I will try to keep this short and sweet because I know you did not come here to read about my (probably unhealthy) fixation with something called “Ultralight Backpacking”, however, I recently stumbled ass backward across a fairly stunning (yet somehow super-obvious) metaphoric connection.
(“Ultralight backpacking” is just regular backpacking but with a Base Pack Weight (BPW) of ten pounds or less. BPW is all your gear and stuff less “consumables” like food and water.)
See, I have been extremely stressed out over the past month or so, work has been simply out-of-control-legitimately-unreasonably-unhealthily-stressful and some things in my personal life have not gone EXACTLY how I wanted them to (you know how that annoys me) and so I have been feeling it in my neck and my shoulders and my back and my general sense of exhaustion. However, what I have found most relaxing lately is to make a simple dinner (usually chicken and vegetables) and eat it while I read blogs about ultralight backpacking. While I do that, I have a spreadsheet open and I add up the weights of various things to assemble various “systems” (that is what the backpacking-blog-people call them). I have even found a system that I think will work for me, at an anticipated weight of about six pounds. How does one achieve such a low BPW, you exclaim? Well, by being dangerously unreasonable about what they’re willing to sacrifice! I mean, come on, if you subtract the wine out of my life, I basically lead a largely ascetic existence (My breakfast and lunch are both of the meal-replacement variety and I already described my dinner. I barely even eat cookies anymore and only actually sleep in my bed when I’ve had a really good day.)
But by this point in this blog post you’re getting bored, right? Well then I will get to the point … the way you get down to six pounds is by not having a tent (which usually weighs 2 – 6 lbs). I will be using a bivy sack (16 ounces) for shelter (some people only use tarps and I used a hammock in the Grand Canyon) also, instead of a sleeping bag (30 – 50 ounces) I’m going to use an Adventure Medical Kits Escape Bivy (8.5 ounces). And instead of a regular backpack (2 – 5 lbs) I am modifying an Embark laptop backpack from Target (20 ounces). These are all decisions I have made recently, while sitting at my kitchen table. I haven’t gotten to use any of this stuff yet, of course, but it is still pretty cold here in Southern California (yeah, laugh it up Alaskans). The reality is that I will probably use this “system” once and freeze my ass off so bad that I come home and jump into the hot tub and simply refuse to ever leave it ever.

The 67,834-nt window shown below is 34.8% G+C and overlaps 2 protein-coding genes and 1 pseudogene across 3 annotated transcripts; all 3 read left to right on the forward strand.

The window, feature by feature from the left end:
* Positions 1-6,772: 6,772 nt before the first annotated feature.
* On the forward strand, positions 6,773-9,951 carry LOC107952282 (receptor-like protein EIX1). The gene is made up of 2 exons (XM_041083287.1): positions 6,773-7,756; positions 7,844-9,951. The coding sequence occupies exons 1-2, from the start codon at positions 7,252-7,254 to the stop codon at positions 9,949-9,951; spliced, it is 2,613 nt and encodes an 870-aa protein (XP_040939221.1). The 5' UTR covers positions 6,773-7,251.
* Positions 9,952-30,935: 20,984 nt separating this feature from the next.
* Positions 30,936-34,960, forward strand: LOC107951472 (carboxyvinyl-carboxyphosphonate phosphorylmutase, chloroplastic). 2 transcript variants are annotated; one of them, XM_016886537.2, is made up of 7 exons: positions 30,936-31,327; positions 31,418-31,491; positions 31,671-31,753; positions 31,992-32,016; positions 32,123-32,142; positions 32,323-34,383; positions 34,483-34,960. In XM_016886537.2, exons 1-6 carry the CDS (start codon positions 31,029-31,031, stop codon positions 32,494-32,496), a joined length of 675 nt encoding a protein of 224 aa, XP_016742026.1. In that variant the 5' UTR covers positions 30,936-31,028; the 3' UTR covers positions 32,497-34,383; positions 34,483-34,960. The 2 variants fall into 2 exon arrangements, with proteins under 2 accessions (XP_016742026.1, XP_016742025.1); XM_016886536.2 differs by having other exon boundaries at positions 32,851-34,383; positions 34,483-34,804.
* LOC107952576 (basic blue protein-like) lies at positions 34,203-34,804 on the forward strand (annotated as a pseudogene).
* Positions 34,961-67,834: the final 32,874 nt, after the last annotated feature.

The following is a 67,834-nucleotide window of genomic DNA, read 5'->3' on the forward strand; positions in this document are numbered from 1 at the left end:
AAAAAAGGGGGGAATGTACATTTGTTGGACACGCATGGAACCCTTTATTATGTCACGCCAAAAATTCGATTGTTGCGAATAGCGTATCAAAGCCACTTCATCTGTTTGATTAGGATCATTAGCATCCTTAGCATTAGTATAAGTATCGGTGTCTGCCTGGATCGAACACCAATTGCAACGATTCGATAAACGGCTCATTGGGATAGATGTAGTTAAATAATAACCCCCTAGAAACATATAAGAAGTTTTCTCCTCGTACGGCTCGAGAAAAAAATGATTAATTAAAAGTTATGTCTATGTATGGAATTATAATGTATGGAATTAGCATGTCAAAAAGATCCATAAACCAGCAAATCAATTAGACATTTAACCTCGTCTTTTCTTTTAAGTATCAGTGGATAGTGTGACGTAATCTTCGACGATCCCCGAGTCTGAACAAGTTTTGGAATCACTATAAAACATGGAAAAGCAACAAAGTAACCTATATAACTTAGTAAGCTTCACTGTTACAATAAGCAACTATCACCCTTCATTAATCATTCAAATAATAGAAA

Oh! But have you caught onto the metaphor part of all this yet? Well here is it: the more and more and more stressed out I am by the simple act of living my life, the lighter and lighter and lighter my theoretical weight is getting. This is what those of us in the numbers business call an “inverse relationship” (actually, it is what everyone calls an inverse relationship). I realized this the other day when my 8.5 ounce sleeping bag-replacement arrived in the mail (it is basically a very special and fancy metallic emergency blanket) and the first thing I did after taking it out of the Amazon wrapping was weigh it.
So the cogent and cognitive part of my brain laid on the brakes and went, “Woooooah there buddy, is it possible that you may have gone round the bend?” But the sensitive and humanistic part of my brain was saying, “Look, this I what everyone does. People buy sports cars to feel cool, go golfing to feel active and become cops because they have mother issues (that’s 100% true BTW), so why should you feel bad that thinking light weight helps you enjoy life more?”
The problem, of course, is that this particular psychosis is all leading toward an inevitable night where I am alone on the side of a mountain somewhere freezing to death or getting attacked by a bear and not having a proper camping machete with which to fend it off. So I suppose there is some actual danger, but, you know, what’s life without a marginal but appreciable amount of danger?
So that’s it! That was all I had to say about all of that! I can talks some more about the various nuanced aspects of ultralight backpacking, if you want, but I think that really you would just feel obligated to keep reading out of some misplaced sense of politeness and I would feel obliged to make things increasingly more interesting and so would have to start lying about things (“I hike with no clothes on and just one match, that’s how light I go!”) , only you would know that I was lying and it would just become embarrassing and uncomfortable for both of us.